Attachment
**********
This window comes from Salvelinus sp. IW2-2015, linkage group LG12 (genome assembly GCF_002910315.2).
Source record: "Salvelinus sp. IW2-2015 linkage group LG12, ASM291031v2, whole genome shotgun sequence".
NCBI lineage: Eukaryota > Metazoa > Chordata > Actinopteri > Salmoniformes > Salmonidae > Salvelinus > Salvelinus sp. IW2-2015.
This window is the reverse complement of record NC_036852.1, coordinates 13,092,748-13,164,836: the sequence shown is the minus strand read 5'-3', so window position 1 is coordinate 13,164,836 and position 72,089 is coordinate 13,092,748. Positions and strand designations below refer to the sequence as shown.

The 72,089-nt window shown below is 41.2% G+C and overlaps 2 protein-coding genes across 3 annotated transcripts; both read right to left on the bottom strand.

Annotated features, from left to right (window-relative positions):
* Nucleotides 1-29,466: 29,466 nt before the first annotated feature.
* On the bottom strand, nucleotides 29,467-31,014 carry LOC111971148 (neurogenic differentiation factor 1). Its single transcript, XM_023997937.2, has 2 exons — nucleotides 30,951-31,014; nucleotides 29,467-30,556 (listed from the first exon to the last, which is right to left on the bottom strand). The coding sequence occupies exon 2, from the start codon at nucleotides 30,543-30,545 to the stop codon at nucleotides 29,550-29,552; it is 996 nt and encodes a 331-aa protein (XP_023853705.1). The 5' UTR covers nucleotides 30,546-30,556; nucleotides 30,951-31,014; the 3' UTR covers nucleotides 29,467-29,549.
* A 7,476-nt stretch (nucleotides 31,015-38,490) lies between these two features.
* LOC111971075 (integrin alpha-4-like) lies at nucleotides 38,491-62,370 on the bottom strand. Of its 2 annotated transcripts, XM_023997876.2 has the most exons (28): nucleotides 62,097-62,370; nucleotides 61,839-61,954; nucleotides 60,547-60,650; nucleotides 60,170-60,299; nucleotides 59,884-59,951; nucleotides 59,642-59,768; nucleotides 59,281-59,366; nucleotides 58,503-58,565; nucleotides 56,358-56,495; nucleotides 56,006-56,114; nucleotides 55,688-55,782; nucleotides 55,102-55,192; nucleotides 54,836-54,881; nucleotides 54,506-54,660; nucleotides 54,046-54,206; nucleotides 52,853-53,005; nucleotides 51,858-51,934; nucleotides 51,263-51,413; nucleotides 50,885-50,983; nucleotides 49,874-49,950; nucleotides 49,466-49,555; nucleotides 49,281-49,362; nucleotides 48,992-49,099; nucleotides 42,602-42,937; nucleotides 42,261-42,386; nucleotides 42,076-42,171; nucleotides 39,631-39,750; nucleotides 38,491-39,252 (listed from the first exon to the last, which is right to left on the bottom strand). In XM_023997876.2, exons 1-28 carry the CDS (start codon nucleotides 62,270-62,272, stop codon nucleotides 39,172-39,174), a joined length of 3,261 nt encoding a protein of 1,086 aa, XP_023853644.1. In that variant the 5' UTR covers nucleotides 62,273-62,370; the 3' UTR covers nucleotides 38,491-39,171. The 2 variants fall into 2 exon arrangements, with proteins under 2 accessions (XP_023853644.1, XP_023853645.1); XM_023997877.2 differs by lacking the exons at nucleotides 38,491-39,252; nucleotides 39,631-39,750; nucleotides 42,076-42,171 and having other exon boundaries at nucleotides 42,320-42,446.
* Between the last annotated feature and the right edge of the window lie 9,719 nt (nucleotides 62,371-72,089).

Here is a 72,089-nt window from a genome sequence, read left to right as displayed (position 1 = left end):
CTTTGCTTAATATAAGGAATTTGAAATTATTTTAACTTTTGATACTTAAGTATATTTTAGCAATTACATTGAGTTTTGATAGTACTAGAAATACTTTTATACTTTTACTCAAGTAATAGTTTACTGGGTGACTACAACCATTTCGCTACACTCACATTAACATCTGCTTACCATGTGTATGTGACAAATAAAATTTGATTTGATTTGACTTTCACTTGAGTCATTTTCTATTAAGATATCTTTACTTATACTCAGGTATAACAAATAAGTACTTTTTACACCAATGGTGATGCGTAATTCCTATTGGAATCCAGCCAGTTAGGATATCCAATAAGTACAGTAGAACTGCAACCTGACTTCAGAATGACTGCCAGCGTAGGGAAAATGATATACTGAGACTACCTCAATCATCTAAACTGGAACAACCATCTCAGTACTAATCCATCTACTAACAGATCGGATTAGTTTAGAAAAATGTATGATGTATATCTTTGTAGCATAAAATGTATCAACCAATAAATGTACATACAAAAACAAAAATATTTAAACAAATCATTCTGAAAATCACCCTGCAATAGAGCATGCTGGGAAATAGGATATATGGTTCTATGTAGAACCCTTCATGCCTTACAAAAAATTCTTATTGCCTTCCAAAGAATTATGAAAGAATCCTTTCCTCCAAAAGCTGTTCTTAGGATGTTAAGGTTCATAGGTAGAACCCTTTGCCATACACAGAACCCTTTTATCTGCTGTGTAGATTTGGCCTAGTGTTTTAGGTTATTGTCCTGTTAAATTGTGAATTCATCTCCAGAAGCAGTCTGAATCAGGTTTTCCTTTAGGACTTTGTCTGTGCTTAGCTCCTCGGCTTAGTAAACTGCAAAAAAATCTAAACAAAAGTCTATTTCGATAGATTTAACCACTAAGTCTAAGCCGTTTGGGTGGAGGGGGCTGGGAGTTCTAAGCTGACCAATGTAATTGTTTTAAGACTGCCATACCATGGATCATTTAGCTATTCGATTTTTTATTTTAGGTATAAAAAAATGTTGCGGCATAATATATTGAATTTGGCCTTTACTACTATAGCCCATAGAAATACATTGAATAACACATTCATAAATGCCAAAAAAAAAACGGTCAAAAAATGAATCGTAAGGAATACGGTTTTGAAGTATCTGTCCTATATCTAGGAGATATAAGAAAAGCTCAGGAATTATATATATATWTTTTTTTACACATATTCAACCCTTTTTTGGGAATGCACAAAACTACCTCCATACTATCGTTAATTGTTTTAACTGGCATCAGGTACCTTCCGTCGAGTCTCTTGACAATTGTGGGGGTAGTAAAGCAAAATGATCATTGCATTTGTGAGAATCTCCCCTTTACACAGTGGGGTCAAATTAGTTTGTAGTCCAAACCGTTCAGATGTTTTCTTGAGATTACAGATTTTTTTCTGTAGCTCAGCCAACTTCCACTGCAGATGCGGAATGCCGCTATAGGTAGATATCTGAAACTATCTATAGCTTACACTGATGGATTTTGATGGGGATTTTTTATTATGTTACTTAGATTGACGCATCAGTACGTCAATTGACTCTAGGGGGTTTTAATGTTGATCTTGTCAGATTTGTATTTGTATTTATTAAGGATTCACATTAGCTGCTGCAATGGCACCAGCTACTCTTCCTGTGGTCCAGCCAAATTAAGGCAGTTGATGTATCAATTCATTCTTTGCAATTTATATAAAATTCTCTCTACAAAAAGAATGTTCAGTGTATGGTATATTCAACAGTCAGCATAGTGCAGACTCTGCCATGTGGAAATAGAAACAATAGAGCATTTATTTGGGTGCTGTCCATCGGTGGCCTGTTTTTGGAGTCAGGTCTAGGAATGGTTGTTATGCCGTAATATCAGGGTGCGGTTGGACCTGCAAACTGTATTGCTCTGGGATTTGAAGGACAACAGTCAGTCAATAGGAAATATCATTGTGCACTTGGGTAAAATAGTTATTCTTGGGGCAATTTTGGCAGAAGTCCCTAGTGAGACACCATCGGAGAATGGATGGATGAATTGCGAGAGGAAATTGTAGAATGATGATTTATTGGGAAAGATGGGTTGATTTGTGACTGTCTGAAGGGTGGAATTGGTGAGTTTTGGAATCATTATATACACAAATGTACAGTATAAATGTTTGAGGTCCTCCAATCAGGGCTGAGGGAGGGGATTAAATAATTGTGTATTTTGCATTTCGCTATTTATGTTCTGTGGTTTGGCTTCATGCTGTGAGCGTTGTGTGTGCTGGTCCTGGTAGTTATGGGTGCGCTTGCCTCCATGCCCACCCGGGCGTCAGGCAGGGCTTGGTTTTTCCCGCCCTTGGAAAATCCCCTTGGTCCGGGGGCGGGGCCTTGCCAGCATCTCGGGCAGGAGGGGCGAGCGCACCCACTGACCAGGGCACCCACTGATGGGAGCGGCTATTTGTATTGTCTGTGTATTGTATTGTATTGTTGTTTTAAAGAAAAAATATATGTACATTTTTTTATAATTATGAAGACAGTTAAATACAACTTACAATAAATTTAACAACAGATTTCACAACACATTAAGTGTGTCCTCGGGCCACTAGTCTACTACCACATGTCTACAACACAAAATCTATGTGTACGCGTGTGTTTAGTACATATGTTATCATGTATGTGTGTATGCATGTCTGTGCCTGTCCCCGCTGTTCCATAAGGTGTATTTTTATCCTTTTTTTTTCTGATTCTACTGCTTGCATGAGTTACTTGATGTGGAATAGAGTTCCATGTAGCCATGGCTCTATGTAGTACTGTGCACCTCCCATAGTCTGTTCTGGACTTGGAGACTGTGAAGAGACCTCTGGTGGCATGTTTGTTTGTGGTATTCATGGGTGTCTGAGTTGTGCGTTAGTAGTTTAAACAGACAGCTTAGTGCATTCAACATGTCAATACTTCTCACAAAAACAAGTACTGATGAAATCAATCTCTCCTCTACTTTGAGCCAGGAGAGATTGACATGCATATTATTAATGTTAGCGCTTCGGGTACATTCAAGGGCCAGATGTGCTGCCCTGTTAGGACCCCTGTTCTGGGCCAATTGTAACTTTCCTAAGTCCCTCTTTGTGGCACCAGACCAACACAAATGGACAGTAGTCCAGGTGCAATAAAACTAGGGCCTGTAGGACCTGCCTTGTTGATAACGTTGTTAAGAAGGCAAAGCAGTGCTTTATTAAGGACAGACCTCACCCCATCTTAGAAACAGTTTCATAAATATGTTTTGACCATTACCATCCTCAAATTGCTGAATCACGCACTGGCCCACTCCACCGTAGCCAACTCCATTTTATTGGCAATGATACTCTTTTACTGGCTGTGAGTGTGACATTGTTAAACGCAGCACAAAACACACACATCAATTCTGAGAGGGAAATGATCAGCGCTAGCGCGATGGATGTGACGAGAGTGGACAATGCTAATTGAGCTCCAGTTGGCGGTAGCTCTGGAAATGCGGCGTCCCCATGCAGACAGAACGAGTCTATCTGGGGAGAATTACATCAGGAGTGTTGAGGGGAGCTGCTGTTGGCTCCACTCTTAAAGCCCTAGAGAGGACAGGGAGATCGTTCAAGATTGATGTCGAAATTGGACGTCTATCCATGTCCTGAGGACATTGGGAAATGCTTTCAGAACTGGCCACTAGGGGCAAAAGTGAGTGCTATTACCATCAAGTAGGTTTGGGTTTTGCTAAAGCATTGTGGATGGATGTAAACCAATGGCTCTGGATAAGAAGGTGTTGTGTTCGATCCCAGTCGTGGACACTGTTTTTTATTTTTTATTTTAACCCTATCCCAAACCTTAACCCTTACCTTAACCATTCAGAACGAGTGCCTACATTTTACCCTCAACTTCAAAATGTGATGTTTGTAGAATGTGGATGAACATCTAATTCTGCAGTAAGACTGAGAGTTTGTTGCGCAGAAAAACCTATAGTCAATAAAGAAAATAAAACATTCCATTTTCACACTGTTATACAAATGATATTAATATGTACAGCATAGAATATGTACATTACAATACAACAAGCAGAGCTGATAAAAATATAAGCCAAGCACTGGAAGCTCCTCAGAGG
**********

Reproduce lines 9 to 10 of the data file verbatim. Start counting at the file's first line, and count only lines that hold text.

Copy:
* A 7,476-nt stretch (nucleotides 31,015-38,490) lies between these two features.
* LOC111971075 (integrin alpha-4-like) lies at nucleotides 38,491-62,370 on the bottom strand. Of its 2 annotated transcripts, XM_023997876.2 has the most exons (28): nucleotides 62,097-62,370; nucleotides 61,839-61,954; nucleotides 60,547-60,650; nucleotides 60,170-60,299; nucleotides 59,884-59,951; nucleotides 59,642-59,768; nucleotides 59,281-59,366; nucleotides 58,503-58,565; nucleotides 56,358-56,495; nucleotides 56,006-56,114; nucleotides 55,688-55,782; nucleotides 55,102-55,192; nucleotides 54,836-54,881; nucleotides 54,506-54,660; nucleotides 54,046-54,206; nucleotides 52,853-53,005; nucleotides 51,858-51,934; nucleotides 51,263-51,413; nucleotides 50,885-50,983; nucleotides 49,874-49,950; nucleotides 49,466-49,555; nucleotides 49,281-49,362; nucleotides 48,992-49,099; nucleotides 42,602-42,937; nucleotides 42,261-42,386; nucleotides 42,076-42,171; nucleotides 39,631-39,750; nucleotides 38,491-39,252 (listed from the first exon to the last, which is right to left on the bottom strand). In XM_023997876.2, exons 1-28 carry the CDS (start codon nucleotides 62,270-62,272, stop codon nucleotides 39,172-39,174), a joined length of 3,261 nt encoding a protein of 1,086 aa, XP_023853644.1. In that variant the 5' UTR covers nucleotides 62,273-62,370; the 3' UTR covers nucleotides 38,491-39,171. The 2 variants fall into 2 exon arrangements, with proteins under 2 accessions (XP_023853644.1, XP_023853645.1); XM_023997877.2 differs by lacking the exons at nucleotides 38,491-39,252; nucleotides 39,631-39,750; nucleotides 42,076-42,171 and having other exon boundaries at nucleotides 42,320-42,446.